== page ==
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In the hyperboloid of one sheet (fig. 65), the sections by the planes | absolute curvature is the limiting position of the point where the of zx, zy are the hyperbolas principal normal at (x, y, z) is cut by the normal plane at a neighbouring point, as that point moves up to (x, y, z).

39. Differential Geometry of Surfaces. Let (x, y, z) be any chosen point on a surface f(x, y, z) =o. As a second point of the surface moves up to (x, y, z), its connector with (x, y, z) tends to a limiting position, a tangent line to the surface at (x, y, z). All these tangent lines at (x, y, z), obtained by approaching (x, y, z) from different directions on a surface, lie in one plane 3/4 (E− x) + 21 (n − y) + 3/2 (5-2) =0. af

3-2-1, 6-2-1

having a common conjugate axis O'; the section by the plane of x, y, and that by any parallel plane, is an ellipse; and the surface may be considered as generated by a variable ellipse moving parallel to itself along the two hyperbolas as directrices. If we imagine two equal and parallel circular disks, their points connected by strings of equal lengths, so that these are the generators of a right circular cylinder, and if we turn one of the disks about its centre through an angle in its plane, the strings in their new positions will be one system of generators of a hyperboloid of one sheet, for which a=b; and if we turn it through the same angle in the opposite direction,

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provided >c2, and the surface, consisting of two distinct portions or sheets, may be considered as generated by a variable ellipse moving parallel to itself along the hyperbolas as directrices.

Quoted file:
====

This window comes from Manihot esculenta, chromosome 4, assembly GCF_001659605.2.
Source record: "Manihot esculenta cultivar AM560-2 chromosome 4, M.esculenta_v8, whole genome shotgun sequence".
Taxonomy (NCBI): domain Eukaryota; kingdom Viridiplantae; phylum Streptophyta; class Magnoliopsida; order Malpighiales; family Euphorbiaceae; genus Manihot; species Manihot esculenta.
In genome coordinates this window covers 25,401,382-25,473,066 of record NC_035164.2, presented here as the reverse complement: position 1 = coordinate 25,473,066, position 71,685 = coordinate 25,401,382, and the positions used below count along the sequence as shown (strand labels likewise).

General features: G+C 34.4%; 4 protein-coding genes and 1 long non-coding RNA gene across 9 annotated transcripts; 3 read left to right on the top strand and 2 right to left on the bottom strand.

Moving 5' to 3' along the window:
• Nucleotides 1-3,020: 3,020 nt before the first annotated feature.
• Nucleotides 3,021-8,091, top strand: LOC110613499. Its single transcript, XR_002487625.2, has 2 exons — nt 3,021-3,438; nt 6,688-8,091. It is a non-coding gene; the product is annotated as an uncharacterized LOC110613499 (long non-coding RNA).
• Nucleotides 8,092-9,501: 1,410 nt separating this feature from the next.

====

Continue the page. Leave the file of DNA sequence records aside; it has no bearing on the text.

38. Differential Geometry of Curves.-For convenience consider the coordinates (x, y, z) of a point on a curve in space to be given as functions of a variable parameter 0, which may in particular be one of themselves. Use the notation x', x" for dx/do, d2x/de, and similarly as to y and z. Only a few formulae will be given. Call the current coordinates (§, n, ).

The tangent at (x, y, z) is the line tended to as a limit by the connector of (x, y, z) and a neighbouring point of the curve when the latter moves up to the former: its equations are

(E-x)/x' (7-y)/y' = (5 − z)/2′.

The osculating plane at (x, y, z) is the plane tended to as a limit by that through (x, y, z) and two neighbouring points of the curve as these, remaining distinct, both move up to (x, y, z): its one equation

is

(§−x) (y′z′′ −y′′z')+(n−y)(z'x′′−z′′x′)+(5−z)(x′y′′ −x′′y′) = o. The normal plane is the plane through (x, y, z) at right angles to the tangent line, i.e. the plane

x'(−x)+y′(n−y)+s′(5—2)=0.

It cuts the osculating plane in a line called the principal normal. Every line through (x, y, z) in the normal plane is a normal. The normal perpendicular to the osculating plane is called the binormal. A tangent, principal normal, and binormal are a convenient set of rectangular axes to use as those of reference, when the nature of a curve near a point on it is to be discussed.

Through (x, y, s) and three neighbouring points, all on the curve, passes a single sphere; and as the three points all move up to (x, y, z) continuing distinct, the sphere tends to a limiting size and position. The limit tended to is the sphere of closest contact with the curve at x, y, z); its centre and radius are called the centre and radius of spherical curvature. It cuts the osculating plane in a circle, called the circle of absolute curvature; and the centre and radius of this circle are the centre and radius of absolute curvature. The centre of